----- Original Message -----
                                          From: Ariel Thomann
                                          To: hreg@yahoogroups.com
                                          Cc: bsyed@... ; houstonpeakoil@...
                                          Sent: Wednesday, August 02, 2006 2:58 PM
                                          Subject: Re: [hreg] What is holding back American car companies?
                                           

                                          I think it was yesterday afternoon that I heard something on the radio that I can't find
                                          now in the archives of KPFT or KUHF. I was driving, and failed to write down the key
                                          family surname. It was a lengthy discussion of a type of engine devised by someone from
                                          a long family line of tinkerers. I understood it could be either diesel or gasoline,
                                          compatible with hybrid systems, and supposedly far more efficient and cheaper than
                                          anything out there today. But, of course, suppressed by the big players. Did anybody
                                          else catch that program?

                                          Ariel
                                          - We are all Human beings here together. We have to help one another, since otherwise
                                          there is NO ONE who will help.
                                          - All countries need a NO REGRETS strategic energy policy. Think ahead 7 generations.
                                          ------------------------------------

                                          > It's the outsourcing to get rid of unions, benefits, health insurance and pensions,
                                          > which the corporations don't have to worry, and money saved goes to the top of the
                                          > Pyramid's exorbitant salaries and perks. They got the bad taste of GREED, which has
                                          > desensitized them to think about the interests of their customers. There are a lot of
                                          > neat technologies which can be used in todays cars to make them more reliable, but it
                                          > does suit the interest of the TOP guys at the APEX.
                                          >
                                          > Bashir A. Syed
                                          > ----- Original Message -----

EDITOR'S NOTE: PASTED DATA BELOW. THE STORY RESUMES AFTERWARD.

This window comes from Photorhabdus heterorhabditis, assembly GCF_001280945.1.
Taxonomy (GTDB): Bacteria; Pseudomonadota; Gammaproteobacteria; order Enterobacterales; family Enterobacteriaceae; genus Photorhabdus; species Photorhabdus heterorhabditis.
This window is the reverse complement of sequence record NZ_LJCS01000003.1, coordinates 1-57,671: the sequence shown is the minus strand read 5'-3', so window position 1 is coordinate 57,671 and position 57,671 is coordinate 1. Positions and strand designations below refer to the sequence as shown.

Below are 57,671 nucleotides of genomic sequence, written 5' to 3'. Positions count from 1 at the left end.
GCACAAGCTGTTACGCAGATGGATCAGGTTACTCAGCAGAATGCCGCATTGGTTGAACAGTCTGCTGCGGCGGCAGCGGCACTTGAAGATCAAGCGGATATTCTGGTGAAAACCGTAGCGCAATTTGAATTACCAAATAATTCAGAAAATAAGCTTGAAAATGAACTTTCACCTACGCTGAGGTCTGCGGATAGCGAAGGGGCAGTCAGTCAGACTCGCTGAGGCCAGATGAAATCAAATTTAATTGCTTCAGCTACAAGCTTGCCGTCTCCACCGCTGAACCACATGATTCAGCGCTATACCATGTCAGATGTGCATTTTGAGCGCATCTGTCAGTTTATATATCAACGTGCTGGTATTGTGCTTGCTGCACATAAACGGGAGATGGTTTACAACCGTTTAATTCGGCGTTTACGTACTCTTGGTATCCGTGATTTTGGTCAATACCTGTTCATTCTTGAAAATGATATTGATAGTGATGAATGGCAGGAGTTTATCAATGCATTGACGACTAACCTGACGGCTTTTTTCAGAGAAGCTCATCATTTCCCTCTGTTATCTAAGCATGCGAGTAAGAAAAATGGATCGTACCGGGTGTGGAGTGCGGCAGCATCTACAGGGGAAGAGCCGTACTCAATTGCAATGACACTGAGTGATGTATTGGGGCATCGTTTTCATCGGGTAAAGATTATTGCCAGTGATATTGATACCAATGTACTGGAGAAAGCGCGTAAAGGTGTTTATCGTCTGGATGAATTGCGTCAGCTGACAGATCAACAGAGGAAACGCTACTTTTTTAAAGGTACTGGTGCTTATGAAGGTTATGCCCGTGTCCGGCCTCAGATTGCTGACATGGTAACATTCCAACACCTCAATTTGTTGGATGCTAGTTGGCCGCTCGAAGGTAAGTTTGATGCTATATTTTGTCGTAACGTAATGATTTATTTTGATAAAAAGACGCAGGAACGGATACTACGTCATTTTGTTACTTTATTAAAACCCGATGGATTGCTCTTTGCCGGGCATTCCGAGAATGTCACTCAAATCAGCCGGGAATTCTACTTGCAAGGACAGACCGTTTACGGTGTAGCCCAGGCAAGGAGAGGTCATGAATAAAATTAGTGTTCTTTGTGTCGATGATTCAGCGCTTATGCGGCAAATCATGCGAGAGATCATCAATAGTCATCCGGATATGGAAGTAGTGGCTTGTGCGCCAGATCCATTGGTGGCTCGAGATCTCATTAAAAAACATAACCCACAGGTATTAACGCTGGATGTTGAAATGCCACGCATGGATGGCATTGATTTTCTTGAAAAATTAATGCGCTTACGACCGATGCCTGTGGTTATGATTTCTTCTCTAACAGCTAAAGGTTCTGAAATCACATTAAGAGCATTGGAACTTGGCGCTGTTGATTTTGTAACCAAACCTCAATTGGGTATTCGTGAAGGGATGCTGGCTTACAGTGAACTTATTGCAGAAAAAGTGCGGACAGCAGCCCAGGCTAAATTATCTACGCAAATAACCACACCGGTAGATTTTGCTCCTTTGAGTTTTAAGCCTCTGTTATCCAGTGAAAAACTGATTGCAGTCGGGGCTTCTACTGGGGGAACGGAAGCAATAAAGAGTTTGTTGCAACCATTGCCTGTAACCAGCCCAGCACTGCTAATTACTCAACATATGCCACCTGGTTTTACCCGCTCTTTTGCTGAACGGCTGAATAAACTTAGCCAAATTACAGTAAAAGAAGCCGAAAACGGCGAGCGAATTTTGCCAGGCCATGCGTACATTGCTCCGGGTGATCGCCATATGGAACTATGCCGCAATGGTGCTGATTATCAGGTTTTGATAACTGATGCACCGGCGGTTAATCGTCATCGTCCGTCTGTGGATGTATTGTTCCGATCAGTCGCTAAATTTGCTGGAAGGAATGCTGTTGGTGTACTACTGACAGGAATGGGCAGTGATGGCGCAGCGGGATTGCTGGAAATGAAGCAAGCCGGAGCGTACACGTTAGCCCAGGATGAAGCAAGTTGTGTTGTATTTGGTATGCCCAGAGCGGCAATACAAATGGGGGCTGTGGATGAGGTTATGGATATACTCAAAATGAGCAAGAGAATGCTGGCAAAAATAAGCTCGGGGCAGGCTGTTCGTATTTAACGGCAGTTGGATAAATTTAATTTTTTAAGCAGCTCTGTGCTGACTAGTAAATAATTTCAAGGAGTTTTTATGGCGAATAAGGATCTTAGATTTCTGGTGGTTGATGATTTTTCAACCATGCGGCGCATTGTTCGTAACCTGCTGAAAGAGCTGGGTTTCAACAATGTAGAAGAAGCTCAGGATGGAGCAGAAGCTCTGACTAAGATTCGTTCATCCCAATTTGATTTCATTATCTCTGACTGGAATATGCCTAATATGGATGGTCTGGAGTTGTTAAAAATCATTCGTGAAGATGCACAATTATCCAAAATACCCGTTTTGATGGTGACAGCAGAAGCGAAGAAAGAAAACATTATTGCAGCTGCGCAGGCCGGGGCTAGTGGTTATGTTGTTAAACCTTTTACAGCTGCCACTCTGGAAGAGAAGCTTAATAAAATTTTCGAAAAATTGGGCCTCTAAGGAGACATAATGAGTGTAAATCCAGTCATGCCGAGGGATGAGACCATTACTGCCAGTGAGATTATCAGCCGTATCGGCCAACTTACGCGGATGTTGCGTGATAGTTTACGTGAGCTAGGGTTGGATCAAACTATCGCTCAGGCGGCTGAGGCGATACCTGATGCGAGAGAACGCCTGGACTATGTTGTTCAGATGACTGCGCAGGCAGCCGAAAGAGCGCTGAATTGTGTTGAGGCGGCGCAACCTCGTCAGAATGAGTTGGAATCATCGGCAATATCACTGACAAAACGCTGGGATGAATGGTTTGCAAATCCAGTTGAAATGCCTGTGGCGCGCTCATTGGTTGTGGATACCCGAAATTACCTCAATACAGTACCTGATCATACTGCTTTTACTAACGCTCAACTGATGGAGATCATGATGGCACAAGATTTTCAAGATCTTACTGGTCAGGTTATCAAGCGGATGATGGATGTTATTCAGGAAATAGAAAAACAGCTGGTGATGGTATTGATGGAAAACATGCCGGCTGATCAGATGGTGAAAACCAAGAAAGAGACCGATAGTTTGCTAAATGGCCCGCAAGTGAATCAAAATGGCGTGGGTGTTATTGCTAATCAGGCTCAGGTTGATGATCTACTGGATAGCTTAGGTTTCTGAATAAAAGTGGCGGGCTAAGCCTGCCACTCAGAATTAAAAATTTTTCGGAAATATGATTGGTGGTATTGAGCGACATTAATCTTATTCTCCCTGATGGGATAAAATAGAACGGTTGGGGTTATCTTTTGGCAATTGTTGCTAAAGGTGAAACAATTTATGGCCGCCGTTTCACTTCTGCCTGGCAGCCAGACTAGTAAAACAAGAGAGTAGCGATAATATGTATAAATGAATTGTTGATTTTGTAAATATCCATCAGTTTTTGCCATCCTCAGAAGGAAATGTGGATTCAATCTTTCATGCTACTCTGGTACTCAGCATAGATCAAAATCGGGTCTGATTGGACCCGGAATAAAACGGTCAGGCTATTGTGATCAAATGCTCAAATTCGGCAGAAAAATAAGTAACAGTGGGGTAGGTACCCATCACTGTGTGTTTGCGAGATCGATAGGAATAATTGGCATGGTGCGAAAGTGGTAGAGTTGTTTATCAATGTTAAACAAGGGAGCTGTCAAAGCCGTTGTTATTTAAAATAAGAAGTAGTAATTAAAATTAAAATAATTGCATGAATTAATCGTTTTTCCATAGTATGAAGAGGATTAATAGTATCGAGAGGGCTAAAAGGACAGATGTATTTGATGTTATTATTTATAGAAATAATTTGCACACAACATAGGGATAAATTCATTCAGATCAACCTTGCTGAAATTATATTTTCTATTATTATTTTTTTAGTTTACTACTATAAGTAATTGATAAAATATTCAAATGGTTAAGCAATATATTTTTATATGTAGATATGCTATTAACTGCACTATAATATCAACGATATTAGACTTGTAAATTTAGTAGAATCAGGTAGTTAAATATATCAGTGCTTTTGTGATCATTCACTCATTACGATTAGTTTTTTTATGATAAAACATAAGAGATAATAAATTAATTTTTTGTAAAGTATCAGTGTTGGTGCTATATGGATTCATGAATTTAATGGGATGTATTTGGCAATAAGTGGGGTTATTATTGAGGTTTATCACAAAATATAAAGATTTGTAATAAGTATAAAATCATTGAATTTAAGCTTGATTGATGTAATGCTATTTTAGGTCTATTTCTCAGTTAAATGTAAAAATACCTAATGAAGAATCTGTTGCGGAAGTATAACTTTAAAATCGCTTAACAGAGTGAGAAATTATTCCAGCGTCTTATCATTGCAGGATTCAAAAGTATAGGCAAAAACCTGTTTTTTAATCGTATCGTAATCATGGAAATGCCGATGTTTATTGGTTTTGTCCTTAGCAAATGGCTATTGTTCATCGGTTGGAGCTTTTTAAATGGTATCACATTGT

> From: Ariel Thomann
                                          > To: hreg@yahoogroups.com
                                          > Cc: tigger@...
                                          > Sent: Wednesday, August 02, 2006 12:54 PM
                                          > Subject: Re: [hreg] What is holding back American car companies?
                                          >
                                          >
                                          > Just think, during WW-II the aircraft companies could design, test, tool up, and
                                          > mass produce fighter planes sometimes in a matter of months...
                                          >
                                          > Ariel
                                          ------------------------------------
                                          >
                                          > > 2:40pm, blpasemann wrote:
                                          > >
                                          > >> Interesting article today, that Toyota is now the #2 automaker. I feel there is
                                          > an underlying reason car dealers are willing to keep losing money and marketshare
                                          > to keep promoting gas gusseling vehicles, while Honda and Toyota and kicking
                                          > their butt with hybrids and fuel economy. Don't they see this?? I feel the oil
                                          > companies, government and car makers are all in this together, but while oil
                                          > companies are making record profits, car dealers are losing lots of money and may
                                          > not recover. I want to know what other think and if they have some reasons why
                                          > this is happening. I personally have driven fords most of my life, but I will NOT
                                          > by a Ford again or an American car. I really want to a prius or what I will
                                          > probably do is build an electric car or biodiesel. Just wanted to put this out
                                          > there and see what you guys think.
                                          > >>
                                          > >